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Hey guys, i thought this would be a good place to ask my question.
I'm a student, graduating this winter with BS in CS and going back for my Master degree. I also have an internship for 2 years now, which involves software troubleshooting and engineering. To be honest, i love programming and have no regrets about my career path, but i absolutely cannot stand my job.
I don't know if it's just me or not, but as i got into doing some software development at this place i found out that there is really no development cycle here whatsoever. Everyone does their own thing, the tester pops up every once in a while and starts arguing about the requirements. In fact, i've worked on a couple of minor projects and didn't get requirements until i actually finished the damn project. Management is a terrible show stopper. Can't move without management approving something, which takes days. Every once in a while some manager's report or application breaks and literally takes priority over every single project that you'd be working on. So you just drop whatever the heck you're doing with complete disregard of its priority. Everything just seems inside out and upside down.
Some projects requests coming in with project description of literally 1 sentence, describing what needs to be done. So you spend weeks in meeting with people who are completely unaware of the actual project request and who tell me that the process is complex and erroneous that it would be illogical to turn it into a project and start developing until it actually gets improved. I can go on and on but i'll stop here.
So, I, being the IT noob that i am, have a question to some of you guys who've been in the game for a while now. Are most companies like this? I guess it'd be excusable for small companies, but there is like 100 people in this department, about 20 are developers.
Honestly, cannot wait to leave this place. I mean, there were times when i was literally depressed for weeks at this place.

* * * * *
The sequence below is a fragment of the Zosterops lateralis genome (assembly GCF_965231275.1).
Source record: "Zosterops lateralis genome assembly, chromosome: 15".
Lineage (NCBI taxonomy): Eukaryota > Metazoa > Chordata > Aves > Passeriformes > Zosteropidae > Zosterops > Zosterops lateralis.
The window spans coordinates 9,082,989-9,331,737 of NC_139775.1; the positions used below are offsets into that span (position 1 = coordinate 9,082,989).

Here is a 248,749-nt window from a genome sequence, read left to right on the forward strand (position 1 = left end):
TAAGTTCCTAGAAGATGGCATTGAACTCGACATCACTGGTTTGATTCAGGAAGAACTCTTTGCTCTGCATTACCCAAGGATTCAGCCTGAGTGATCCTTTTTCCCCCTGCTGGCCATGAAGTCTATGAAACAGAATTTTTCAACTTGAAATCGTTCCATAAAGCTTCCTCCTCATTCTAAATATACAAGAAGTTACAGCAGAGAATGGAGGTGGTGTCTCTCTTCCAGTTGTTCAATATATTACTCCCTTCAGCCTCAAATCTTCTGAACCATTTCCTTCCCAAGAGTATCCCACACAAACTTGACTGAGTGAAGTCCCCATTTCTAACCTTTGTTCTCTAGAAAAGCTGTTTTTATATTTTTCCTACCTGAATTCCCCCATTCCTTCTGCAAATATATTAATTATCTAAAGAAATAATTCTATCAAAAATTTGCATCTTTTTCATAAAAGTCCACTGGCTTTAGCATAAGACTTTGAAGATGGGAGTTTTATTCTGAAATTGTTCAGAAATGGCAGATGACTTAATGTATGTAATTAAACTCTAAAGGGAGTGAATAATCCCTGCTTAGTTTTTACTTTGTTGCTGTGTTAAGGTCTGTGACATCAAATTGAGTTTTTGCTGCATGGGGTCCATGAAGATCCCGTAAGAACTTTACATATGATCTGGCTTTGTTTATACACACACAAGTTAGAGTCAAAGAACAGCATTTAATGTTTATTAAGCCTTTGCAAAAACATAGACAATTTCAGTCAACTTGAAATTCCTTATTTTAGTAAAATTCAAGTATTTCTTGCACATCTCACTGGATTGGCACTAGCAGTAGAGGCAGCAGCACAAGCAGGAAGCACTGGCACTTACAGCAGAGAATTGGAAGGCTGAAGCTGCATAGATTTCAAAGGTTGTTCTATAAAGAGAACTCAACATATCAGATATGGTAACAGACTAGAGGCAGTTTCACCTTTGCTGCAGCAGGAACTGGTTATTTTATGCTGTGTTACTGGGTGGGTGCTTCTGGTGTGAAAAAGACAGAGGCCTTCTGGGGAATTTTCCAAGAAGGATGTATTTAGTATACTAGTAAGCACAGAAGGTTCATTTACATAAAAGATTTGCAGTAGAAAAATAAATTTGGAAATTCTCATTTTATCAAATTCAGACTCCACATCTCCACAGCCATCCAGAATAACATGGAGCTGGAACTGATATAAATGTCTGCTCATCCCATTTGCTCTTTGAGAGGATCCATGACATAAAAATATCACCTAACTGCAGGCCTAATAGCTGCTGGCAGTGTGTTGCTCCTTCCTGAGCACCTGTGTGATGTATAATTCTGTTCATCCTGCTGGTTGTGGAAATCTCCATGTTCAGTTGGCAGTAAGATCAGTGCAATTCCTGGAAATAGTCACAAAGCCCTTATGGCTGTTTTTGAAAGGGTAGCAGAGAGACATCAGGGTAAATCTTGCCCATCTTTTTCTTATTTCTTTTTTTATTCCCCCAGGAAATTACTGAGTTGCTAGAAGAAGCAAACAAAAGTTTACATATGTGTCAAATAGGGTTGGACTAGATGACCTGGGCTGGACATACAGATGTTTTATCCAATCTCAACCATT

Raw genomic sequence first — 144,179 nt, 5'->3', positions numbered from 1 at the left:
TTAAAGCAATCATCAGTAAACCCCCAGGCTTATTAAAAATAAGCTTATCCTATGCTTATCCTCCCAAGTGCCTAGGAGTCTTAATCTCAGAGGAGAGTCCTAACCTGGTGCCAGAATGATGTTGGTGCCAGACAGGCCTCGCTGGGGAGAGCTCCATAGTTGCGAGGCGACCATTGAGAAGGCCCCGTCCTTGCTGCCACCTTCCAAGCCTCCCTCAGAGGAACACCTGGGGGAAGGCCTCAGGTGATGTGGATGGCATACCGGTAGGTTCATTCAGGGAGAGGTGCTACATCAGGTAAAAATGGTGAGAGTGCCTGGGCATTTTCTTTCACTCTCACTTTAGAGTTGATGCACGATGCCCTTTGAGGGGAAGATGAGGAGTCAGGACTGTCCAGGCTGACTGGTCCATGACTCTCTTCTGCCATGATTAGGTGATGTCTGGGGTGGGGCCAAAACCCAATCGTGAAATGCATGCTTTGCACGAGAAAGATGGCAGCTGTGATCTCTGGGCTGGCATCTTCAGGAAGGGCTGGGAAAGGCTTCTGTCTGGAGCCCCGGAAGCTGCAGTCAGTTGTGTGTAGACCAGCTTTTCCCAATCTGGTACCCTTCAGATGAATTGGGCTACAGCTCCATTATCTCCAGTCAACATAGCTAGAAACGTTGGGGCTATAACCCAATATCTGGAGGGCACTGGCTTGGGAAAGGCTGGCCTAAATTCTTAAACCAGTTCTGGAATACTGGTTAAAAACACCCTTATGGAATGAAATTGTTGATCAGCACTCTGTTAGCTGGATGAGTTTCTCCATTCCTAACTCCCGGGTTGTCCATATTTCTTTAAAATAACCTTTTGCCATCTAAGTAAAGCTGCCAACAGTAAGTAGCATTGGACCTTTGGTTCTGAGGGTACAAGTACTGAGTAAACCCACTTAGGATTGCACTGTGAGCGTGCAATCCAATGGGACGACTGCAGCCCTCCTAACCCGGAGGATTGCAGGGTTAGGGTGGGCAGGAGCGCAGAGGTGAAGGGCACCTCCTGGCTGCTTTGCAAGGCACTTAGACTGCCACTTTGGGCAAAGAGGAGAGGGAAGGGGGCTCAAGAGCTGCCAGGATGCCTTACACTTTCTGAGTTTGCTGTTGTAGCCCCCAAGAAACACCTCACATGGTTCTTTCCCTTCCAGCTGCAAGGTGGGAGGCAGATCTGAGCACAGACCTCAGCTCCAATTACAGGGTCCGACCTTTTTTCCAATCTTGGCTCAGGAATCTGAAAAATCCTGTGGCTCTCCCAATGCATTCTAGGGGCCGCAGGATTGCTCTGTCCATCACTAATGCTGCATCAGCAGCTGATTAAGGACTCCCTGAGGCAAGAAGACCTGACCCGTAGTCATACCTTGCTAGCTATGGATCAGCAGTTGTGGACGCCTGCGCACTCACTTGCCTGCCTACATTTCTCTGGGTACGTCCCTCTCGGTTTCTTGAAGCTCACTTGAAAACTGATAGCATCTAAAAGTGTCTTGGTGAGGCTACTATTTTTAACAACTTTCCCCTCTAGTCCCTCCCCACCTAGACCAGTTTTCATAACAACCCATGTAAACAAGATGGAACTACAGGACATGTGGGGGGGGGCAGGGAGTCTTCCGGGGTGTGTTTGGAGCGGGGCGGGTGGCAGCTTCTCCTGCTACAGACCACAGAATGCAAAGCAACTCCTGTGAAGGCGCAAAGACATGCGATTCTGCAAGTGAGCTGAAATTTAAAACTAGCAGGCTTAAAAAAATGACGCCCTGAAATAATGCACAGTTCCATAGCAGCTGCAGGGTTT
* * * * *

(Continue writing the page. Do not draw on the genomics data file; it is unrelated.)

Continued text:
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Last Post by foreverlove
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Are most companies like this? I guess it'd be excusable for small companies, but there is like 100 people in this department, about 20 are developers.
Honestly, cannot wait to leave this place. I mean, there were times when i was literally depressed for weeks at this place.

Most? Who knows? But it's certainly not uncommon - and it's got nothing to do with the size of the company. The one thing you can be sure of is that it isn't likely to change anytime soon, so just bail if you can't accept it as just part of the job. Software development gets horribly mismanaged all of the time. You learn to live with some level of it and promote better practices wherever you can, or you polish the resume and hit the bricks.

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To the more seasoned people around here, how do CMMI ratings act as a predictor of level of software engineering maturity? I realize that's what the rating is supposed to be, but I didn't know if many organizations put up a front when auditors come around and then throw it all out when they leave.

What I am getting at is, can the OP use metrics like CMMI rating to accurately judge an organizations software process maturity when deciding if he or she wants to work there?

My place isn't like that at all. Everyone works together to get the job done. Managers, for the most part, stay out of the way. It has changed as the scope of my project has been better defined, etc. It was sort of chaos in the beginning though.

Funny you mention the tester though. I can just picture some mad tester guy running into your office ranting and raving throwing his arms all around in the air.

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Mody CMMI ratings as the forecast level, the maturity of software engineering, indeed, have a certain reason

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